How to Handle a Cat-on-Cat Attack
Note: This blog post is specific to cat-on-cat attacks. If you would like to learn more about handling cat-on-human attacks, we've got you covered!
As cat owners, we love our feline companions dearly and always want to keep them safe from harm. Unfortunately, cats can sometimes get into scuffles with other cats, whether they are indoor pets that encounter neighborhood strays or just new companions working to get used to each other's presence (tips for introducing a new adult cat or new kitten to your home here). Witnessing your cat being attacked by another cat can be distressing, but it's essential to remain calm and take appropriate actions to ensure your pet's well-being. Let's discuss what to do when your cat is attacked by another cat, drawing from expert advice and credible sources.
Assess the Situation Safely
When you discover your cat under attack, resist the urge to intervene immediately. Instead, prioritize your safety and avoid putting yourself at risk of injury. Cats can be highly territorial and defensive during confrontations, which may escalate if they perceive additional threats. Yelling or trying to separate them with your bare hands may lead to bites or scratches, endangering both you and the cats involved.
Experts recommend using a water hose, a loud noise (e.g., banging pots together), or throwing a towel or blanket over the fighting cats from a safe distance to break up the altercation. This should distract them long enough for them to disengage and retreat.
Examine Your Cat(s) for Injuries
After the cats have separated, carefully approach your cat and check for any visible injuries or signs of distress. Common injuries from cat fights include scratches, bite wounds, and torn fur. While some wounds may appear superficial, it's essential to remember that cat bites can cause serious infections due to bacteria in their mouths.
If your cat is seriously injured or in visible pain, refrain from attempting to treat the wounds yourself. Instead, gently place your cat in a carrier or a secure space and transport them to a veterinarian immediately for professional medical attention.
Clean and Treat Minor Wounds
If you notice only minor scratches or superficial wounds on your cat, you can carefully clean the affected areas at home. Use mild antiseptic solutions like chlorhexidine or povidone-iodine diluted in warm water to gently cleanse the wounds. Avoid using hydrogen peroxide or alcohol, as they may be too harsh and cause further irritation.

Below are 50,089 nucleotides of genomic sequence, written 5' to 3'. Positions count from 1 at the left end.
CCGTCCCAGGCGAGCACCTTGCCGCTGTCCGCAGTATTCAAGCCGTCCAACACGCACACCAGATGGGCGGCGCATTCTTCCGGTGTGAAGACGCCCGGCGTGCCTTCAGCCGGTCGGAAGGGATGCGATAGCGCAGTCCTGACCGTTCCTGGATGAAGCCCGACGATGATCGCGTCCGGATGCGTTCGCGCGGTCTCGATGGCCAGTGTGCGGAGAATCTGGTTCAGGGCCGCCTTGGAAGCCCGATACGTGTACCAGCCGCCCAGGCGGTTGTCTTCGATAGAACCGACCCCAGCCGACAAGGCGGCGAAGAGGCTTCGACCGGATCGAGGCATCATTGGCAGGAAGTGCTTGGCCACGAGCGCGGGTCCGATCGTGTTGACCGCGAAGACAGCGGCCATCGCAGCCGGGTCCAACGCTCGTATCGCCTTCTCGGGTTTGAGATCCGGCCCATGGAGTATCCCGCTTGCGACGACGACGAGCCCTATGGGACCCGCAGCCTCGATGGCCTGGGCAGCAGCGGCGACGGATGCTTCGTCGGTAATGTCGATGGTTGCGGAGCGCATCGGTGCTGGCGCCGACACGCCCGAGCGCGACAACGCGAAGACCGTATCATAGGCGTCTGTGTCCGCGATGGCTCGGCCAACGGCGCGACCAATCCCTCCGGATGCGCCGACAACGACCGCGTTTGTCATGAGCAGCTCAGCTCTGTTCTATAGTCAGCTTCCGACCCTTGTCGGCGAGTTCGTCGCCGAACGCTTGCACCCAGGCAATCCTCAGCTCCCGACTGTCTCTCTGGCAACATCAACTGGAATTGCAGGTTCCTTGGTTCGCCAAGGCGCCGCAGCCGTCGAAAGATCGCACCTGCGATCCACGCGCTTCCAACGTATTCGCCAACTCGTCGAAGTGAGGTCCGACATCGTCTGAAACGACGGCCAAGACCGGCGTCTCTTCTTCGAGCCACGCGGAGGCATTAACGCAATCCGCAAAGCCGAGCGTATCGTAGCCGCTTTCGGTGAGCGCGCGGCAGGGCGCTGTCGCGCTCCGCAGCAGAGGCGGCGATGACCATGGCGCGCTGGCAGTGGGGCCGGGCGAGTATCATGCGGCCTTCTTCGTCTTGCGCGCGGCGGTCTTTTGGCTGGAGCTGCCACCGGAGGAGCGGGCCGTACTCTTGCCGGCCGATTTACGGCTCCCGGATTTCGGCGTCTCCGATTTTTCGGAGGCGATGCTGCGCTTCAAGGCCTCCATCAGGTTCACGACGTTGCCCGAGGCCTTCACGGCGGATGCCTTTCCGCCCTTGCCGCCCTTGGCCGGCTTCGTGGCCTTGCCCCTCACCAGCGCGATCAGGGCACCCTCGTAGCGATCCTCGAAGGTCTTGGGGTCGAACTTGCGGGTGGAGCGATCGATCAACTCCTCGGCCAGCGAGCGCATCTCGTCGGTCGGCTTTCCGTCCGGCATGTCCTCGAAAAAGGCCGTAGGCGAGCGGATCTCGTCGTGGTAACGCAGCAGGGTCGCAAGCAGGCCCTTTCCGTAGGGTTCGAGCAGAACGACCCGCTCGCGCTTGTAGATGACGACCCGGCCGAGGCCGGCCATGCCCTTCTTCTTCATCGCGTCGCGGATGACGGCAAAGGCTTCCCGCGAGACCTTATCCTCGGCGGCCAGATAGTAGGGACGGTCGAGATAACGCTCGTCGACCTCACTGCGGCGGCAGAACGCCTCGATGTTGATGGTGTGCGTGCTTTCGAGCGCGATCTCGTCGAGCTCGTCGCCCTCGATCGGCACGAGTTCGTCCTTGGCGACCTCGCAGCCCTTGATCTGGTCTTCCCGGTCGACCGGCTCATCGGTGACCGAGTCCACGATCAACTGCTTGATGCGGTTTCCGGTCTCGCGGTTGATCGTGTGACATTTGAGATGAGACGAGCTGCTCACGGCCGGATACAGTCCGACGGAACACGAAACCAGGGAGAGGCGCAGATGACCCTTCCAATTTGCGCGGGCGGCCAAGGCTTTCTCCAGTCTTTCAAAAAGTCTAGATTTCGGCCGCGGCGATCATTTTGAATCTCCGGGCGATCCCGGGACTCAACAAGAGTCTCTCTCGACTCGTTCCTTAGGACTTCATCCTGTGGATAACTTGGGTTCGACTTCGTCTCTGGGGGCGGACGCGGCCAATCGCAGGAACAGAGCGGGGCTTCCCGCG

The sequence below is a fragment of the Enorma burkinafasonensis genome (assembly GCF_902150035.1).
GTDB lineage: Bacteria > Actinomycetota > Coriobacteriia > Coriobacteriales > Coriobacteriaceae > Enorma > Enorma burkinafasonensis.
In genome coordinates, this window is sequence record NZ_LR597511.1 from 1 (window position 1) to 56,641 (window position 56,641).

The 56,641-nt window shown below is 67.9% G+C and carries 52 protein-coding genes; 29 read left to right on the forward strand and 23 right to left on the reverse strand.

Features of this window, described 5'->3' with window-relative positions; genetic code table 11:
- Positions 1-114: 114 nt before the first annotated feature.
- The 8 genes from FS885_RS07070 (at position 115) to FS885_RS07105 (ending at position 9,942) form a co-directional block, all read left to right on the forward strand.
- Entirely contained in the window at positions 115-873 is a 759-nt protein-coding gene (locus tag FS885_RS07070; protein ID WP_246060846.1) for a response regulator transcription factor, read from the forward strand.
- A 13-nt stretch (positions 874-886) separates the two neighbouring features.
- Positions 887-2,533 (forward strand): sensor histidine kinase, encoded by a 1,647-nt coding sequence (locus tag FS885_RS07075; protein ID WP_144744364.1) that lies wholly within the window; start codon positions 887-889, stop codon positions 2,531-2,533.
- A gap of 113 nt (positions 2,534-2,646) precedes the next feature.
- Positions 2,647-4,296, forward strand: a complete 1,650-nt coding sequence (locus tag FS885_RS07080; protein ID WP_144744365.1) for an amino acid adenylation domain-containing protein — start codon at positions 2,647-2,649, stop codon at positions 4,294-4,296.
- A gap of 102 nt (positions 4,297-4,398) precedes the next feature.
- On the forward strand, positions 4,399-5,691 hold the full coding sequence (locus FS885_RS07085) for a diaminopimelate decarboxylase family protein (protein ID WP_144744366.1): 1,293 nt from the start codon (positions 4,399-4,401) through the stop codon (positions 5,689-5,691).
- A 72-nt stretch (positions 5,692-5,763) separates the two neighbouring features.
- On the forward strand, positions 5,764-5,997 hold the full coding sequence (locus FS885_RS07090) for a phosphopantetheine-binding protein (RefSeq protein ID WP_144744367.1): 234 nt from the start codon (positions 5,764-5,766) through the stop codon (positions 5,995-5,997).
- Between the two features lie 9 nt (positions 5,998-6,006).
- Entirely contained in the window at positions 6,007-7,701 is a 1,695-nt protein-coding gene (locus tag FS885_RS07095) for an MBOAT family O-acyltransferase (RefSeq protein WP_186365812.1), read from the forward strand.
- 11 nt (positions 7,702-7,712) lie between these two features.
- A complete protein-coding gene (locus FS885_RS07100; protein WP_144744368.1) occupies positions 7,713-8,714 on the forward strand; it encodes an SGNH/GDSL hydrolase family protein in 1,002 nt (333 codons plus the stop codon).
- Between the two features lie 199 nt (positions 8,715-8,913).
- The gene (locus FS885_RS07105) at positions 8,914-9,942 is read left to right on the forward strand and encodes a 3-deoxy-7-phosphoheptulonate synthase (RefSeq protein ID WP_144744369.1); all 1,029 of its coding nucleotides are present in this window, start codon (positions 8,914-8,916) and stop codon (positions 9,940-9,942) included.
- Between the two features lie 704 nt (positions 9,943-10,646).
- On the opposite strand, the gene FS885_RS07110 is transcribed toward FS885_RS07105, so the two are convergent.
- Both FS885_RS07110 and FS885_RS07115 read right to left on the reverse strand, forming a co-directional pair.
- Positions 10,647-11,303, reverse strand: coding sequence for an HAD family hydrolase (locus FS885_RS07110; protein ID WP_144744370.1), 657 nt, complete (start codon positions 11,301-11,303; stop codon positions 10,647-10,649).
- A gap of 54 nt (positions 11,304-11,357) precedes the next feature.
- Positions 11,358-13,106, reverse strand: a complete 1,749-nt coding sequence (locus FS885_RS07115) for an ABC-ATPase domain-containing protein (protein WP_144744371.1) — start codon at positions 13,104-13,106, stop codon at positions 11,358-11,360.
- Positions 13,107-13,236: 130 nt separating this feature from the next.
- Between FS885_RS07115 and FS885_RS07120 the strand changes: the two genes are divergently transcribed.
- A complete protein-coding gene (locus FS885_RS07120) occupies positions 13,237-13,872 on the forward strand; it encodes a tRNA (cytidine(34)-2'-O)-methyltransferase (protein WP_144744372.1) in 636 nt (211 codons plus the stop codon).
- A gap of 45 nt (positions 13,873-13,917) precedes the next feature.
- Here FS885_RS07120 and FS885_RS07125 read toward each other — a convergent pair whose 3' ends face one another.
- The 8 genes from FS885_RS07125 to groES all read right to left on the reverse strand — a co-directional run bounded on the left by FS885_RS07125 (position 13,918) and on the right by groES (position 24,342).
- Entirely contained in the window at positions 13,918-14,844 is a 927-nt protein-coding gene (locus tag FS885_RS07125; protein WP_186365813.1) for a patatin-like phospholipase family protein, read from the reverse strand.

Apply a small amount of pet-safe antibiotic ointment to promote healing and prevent infection. Monitor the wounds closely for signs of worsening, such as increased redness, swelling, or discharge. If you notice any concerning changes, consult your veterinarian promptly.
Observe for Behavioral Changes
Cat-on-cat attacks can be emotionally distressing for your pet, even if they don't have any visible injuries. Keep a close eye on your cat for any behavioral changes following the incident, such as hiding, excessive grooming, decreased appetite, or aggression towards people or other animals. These signs may indicate that your cat is experiencing emotional stress or trauma.
Allow your cat some space and time to recover, but if the behavioral changes persist for more than a day or two, consider consulting a veterinarian or an animal behaviorist for further guidance.
Reevaluate Your Cat's Environment
If the aggression involved two (or more) household cats, it is important to assess your home environment. Each cat should have access to their own resources (food, water, litter, toys) and space - especially when aggression comes into play. Ensure that you provide enough interactive toys, scratching posts, and regular playtime to keep all cats mentally and physically stimulated. A stimulating environment can help reduce stress and prevent any redirected aggression towards household members or other pets.
Witnessing your cat being attacked by another cat is a distressing experience, but knowing how to respond calmly and responsibly can make a significant difference in ensuring your pet's well-being. Always prioritize your safety and take immediate action to separate the fighting cats without endangering yourself or escalating the situation. Remember to assess your cat for injuries, seek veterinary care when necessary, and observe for any behavioral changes that may indicate emotional distress.
By following these steps and considering preventative measures, you can create a safer environment for your feline companion and minimize the risk of future cat-on-cat altercations.
Remember, every cat is unique, and professional guidance from a veterinarian or animal behaviorist can be invaluable in understanding and addressing your pet's individual needs. Cherishing and safeguarding your furry friend is the ultimate priority, and the steps outlined in this blog post will help you achieve just that.